Thinking and reflecting on all of this caused me to wonder…what about some of those quirky and sometimes tricky idioms, analogies, even figures of speech that tend to infect the English language.  What a challenge those must present for non-native speakers?!  Upon initially hearing some of these phrases during routine conversations, one finds oneself questioning whether the phrase being used even refers to or aligns with anything that’s being spoken about.  The meaning of these phrases can seem so abstract (or from such ancient historical times).  Oftentimes, they’re even difficult for someone like me – a native speaker and prolific writer – to grasp, comprehend or understand what is trying to be conveyed.  Here are a few examples…

  • “He’s as jumpy as a spring.”
  • “She’s as bright as the brightest light.”
  • “My dog is as smelly as dirty socks.”
  • “My best friend is as sharp as a pencil.”

Okay, okay…those last few examples were relatively easy to process, align and figure out…but, how about these:

  • Portable phones are marketed as the best thing since sliced bread, but to me they’re just another expensive gadget.”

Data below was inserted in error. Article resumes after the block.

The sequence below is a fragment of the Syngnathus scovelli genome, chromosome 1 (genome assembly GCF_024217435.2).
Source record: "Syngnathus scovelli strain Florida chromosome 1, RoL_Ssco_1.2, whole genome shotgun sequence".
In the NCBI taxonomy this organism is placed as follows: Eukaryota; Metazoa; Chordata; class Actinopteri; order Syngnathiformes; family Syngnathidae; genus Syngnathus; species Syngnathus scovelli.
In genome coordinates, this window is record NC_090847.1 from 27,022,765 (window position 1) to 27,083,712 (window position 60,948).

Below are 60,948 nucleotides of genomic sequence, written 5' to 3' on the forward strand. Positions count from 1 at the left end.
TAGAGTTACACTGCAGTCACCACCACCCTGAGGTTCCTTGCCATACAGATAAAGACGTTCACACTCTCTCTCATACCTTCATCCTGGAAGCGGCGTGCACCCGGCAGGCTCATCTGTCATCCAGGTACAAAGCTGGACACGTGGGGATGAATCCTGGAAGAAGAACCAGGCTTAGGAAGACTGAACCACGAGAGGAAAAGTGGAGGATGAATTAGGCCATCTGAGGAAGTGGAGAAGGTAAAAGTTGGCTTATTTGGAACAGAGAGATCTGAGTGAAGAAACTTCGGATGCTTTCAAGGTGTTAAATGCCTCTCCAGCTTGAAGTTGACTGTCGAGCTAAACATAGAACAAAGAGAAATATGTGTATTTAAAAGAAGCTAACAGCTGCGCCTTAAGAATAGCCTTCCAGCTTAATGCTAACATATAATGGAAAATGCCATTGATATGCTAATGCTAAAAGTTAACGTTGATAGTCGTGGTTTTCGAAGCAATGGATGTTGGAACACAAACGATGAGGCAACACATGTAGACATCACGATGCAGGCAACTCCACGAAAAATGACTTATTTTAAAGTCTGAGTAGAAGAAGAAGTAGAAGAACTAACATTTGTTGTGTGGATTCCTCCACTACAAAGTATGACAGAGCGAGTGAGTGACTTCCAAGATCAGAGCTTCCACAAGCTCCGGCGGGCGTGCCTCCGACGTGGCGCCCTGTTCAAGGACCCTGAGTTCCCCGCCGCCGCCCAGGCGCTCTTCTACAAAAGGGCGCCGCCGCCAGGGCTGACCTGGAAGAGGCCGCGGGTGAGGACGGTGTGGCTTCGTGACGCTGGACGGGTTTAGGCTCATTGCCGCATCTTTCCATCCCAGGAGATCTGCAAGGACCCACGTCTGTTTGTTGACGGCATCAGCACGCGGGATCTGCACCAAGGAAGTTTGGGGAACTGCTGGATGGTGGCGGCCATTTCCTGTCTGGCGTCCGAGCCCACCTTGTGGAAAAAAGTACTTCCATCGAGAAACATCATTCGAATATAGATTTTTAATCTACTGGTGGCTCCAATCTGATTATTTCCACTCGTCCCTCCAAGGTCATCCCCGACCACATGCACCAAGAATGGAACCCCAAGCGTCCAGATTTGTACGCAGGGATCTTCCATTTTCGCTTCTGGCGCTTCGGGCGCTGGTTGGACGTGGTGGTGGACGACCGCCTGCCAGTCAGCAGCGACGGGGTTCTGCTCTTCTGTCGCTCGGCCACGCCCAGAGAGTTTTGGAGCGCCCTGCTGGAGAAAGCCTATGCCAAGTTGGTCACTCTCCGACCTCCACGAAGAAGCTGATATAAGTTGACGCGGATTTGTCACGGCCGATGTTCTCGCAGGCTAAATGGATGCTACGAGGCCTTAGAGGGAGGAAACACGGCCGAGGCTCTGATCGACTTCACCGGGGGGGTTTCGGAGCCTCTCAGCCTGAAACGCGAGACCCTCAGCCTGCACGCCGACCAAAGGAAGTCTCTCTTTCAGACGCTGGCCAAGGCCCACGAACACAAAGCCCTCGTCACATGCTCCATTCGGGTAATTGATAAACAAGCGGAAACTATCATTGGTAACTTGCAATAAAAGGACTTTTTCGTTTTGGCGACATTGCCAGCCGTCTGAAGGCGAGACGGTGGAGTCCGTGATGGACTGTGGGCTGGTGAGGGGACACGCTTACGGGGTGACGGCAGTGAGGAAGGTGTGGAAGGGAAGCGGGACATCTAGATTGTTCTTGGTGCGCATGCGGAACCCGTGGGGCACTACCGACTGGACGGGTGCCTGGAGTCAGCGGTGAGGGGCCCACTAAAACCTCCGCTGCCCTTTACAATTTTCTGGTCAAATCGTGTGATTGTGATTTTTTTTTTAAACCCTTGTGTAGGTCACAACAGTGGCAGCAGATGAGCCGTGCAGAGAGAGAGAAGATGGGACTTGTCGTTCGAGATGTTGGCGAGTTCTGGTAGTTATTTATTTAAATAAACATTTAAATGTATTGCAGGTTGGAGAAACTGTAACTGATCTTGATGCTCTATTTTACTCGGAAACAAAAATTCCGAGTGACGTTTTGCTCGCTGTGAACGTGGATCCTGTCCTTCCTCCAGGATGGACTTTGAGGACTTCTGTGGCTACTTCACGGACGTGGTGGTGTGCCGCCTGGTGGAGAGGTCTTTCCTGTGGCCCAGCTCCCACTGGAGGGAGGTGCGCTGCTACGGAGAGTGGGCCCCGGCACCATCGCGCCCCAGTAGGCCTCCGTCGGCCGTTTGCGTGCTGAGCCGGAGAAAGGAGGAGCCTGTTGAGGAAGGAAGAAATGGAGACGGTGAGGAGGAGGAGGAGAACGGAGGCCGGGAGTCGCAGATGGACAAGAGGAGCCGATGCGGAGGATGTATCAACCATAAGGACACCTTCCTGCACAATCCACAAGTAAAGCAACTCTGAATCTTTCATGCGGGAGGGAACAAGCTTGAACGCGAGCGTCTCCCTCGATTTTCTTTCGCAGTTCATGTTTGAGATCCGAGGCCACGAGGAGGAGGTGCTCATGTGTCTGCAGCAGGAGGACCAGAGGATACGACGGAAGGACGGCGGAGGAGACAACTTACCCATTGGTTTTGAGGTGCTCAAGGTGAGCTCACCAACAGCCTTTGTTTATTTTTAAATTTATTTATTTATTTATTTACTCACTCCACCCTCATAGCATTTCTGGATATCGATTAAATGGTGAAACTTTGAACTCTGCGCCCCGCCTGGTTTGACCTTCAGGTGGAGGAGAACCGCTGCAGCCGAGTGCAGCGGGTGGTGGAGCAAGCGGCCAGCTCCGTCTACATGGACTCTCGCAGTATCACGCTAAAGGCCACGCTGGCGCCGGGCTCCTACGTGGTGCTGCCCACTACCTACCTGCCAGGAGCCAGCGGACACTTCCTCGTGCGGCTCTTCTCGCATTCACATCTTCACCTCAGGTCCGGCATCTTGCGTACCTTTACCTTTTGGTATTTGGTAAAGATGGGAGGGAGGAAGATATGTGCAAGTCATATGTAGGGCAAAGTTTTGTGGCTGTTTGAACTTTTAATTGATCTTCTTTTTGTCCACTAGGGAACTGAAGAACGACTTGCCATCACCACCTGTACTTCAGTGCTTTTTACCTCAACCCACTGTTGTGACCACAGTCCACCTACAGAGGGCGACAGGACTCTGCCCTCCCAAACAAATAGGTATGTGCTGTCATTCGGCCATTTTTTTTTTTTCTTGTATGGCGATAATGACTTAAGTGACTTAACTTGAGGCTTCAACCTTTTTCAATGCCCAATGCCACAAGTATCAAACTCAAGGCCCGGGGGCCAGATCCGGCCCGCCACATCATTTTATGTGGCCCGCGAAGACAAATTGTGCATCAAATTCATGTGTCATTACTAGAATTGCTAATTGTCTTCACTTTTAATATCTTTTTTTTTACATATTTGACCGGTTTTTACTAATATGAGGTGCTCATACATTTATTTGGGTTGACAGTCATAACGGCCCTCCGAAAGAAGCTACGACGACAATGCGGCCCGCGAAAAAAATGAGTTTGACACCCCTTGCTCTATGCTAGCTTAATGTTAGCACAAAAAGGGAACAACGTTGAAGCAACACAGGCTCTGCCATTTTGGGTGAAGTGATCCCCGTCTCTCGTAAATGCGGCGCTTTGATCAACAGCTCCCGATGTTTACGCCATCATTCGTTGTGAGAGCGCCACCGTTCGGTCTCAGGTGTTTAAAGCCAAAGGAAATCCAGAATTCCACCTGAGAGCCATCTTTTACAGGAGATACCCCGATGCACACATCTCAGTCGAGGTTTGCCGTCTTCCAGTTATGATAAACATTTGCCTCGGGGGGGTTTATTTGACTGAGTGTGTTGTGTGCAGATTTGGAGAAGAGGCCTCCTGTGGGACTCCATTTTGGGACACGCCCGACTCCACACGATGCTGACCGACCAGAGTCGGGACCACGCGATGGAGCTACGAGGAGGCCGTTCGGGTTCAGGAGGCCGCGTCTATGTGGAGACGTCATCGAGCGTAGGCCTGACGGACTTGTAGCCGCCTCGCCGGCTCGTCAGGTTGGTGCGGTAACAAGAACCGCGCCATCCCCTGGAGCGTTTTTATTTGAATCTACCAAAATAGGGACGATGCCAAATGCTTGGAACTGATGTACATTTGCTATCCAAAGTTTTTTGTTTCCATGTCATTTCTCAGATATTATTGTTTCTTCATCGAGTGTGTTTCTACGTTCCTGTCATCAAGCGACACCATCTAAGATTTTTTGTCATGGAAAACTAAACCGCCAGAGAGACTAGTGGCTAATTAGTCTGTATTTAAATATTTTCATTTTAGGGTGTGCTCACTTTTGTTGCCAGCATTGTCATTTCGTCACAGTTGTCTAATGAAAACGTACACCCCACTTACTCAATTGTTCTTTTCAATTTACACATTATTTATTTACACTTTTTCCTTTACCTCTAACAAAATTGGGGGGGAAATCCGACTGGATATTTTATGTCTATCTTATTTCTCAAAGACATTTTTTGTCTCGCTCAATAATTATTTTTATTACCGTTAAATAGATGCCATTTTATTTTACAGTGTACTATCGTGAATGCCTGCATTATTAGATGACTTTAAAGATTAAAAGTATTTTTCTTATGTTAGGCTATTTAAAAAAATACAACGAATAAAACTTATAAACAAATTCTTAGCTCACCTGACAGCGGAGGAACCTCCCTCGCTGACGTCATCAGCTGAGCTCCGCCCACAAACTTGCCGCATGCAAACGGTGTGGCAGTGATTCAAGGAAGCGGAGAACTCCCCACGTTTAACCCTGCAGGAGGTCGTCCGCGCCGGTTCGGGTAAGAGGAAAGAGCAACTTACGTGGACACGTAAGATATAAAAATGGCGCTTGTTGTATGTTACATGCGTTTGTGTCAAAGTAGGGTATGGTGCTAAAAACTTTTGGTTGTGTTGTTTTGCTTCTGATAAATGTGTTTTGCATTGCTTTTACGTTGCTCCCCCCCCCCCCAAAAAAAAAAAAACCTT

• “I can’t miss another day of work. That’s my bread and butter.”
  • “Don’t worry, he’s just busting your chops.”

A little tougher to understand, right!?

On the surface, many metaphors, phrases, and idioms may seem abstract.  Quite the contrary.  More often than not, they are rich in social, cultural and historical context.  Below are a few of my favorites which I hope you will grow to appreciate…

  • The greatest thing since sliced white bread
    Meaning:  An invention benchmark.
    Origin:  Otto Rohwedder (1910), an American inventor/engineer, had created the first automatic bread-slicing machine for commercial use.  Bringing his bread slicer to market, however, created many challenges for Rohwedder until the Continental Baking Company introduced and heavily marketed Wonder Bread as a “sliced bread.”  It was believed that “things couldn’t get any better than the sight of colored – red, yellow, and blue – hot-air balloons and a feeling of ‘wonder’.”